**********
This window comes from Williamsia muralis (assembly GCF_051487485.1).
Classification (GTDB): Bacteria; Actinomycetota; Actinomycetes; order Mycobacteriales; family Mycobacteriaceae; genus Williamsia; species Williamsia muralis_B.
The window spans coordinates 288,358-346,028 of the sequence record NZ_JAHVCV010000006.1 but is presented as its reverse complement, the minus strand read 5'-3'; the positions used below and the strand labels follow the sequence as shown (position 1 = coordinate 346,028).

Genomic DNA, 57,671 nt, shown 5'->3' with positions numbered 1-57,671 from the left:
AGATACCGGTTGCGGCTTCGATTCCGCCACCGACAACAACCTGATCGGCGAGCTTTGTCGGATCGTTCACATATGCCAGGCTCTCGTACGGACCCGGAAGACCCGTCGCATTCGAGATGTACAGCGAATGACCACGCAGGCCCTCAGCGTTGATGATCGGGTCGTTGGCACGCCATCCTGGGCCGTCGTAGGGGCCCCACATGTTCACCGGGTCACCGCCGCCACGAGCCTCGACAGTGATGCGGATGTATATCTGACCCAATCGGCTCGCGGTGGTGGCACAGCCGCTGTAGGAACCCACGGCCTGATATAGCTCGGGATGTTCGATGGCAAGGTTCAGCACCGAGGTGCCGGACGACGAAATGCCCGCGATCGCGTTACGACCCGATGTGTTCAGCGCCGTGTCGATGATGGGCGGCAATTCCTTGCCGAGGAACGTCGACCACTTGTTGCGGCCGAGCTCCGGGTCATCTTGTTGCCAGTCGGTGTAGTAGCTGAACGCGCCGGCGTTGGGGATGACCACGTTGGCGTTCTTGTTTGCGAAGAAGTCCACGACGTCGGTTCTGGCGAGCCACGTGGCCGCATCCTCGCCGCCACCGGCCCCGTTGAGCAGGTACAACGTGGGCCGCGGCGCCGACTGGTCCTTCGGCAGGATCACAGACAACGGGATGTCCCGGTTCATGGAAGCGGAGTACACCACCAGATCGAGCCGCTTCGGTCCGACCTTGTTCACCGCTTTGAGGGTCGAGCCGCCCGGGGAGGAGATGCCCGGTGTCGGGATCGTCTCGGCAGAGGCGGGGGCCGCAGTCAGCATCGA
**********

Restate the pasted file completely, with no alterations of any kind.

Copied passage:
This window comes from Williamsia muralis (assembly GCF_051487485.1).
Classification (GTDB): Bacteria; Actinomycetota; Actinomycetes; order Mycobacteriales; family Mycobacteriaceae; genus Williamsia; species Williamsia muralis_B.
The window spans coordinates 288,358-346,028 of the sequence record NZ_JAHVCV010000006.1 but is presented as its reverse complement, the minus strand read 5'-3'; the positions used below and the strand labels follow the sequence as shown (position 1 = coordinate 346,028).

Genomic DNA, 57,671 nt, shown 5'->3' with positions numbered 1-57,671 from the left:
AGATACCGGTTGCGGCTTCGATTCCGCCACCGACAACAACCTGATCGGCGAGCTTTGTCGGATCGTTCACATATGCCAGGCTCTCGTACGGACCCGGAAGACCCGTCGCATTCGAGATGTACAGCGAATGACCACGCAGGCCCTCAGCGTTGATGATCGGGTCGTTGGCACGCCATCCTGGGCCGTCGTAGGGGCCCCACATGTTCACCGGGTCACCGCCGCCACGAGCCTCGACAGTGATGCGGATGTATATCTGACCCAATCGGCTCGCGGTGGTGGCACAGCCGCTGTAGGAACCCACGGCCTGATATAGCTCGGGATGTTCGATGGCAAGGTTCAGCACCGAGGTGCCGGACGACGAAATGCCCGCGATCGCGTTACGACCCGATGTGTTCAGCGCCGTGTCGATGATGGGCGGCAATTCCTTGCCGAGGAACGTCGACCACTTGTTGCGGCCGAGCTCCGGGTCATCTTGTTGCCAGTCGGTGTAGTAGCTGAACGCGCCGGCGTTGGGGATGACCACGTTGGCGTTCTTGTTTGCGAAGAAGTCCACGACGTCGGTTCTGGCGAGCCACGTGGCCGCATCCTCGCCGCCACCGGCCCCGTTGAGCAGGTACAACGTGGGCCGCGGCGCCGACTGGTCCTTCGGCAGGATCACAGACAACGGGATGTCCCGGTTCATGGAAGCGGAGTACACCACCAGATCGAGCCGCTTCGGTCCGACCTTGTTCACCGCTTTGAGGGTCGAGCCGCCCGGGGAGGAGATGCCCGGTGTCGGGATCGTCTCGGCAGAGGCGGGGGCCGCAGTCAGCATCGA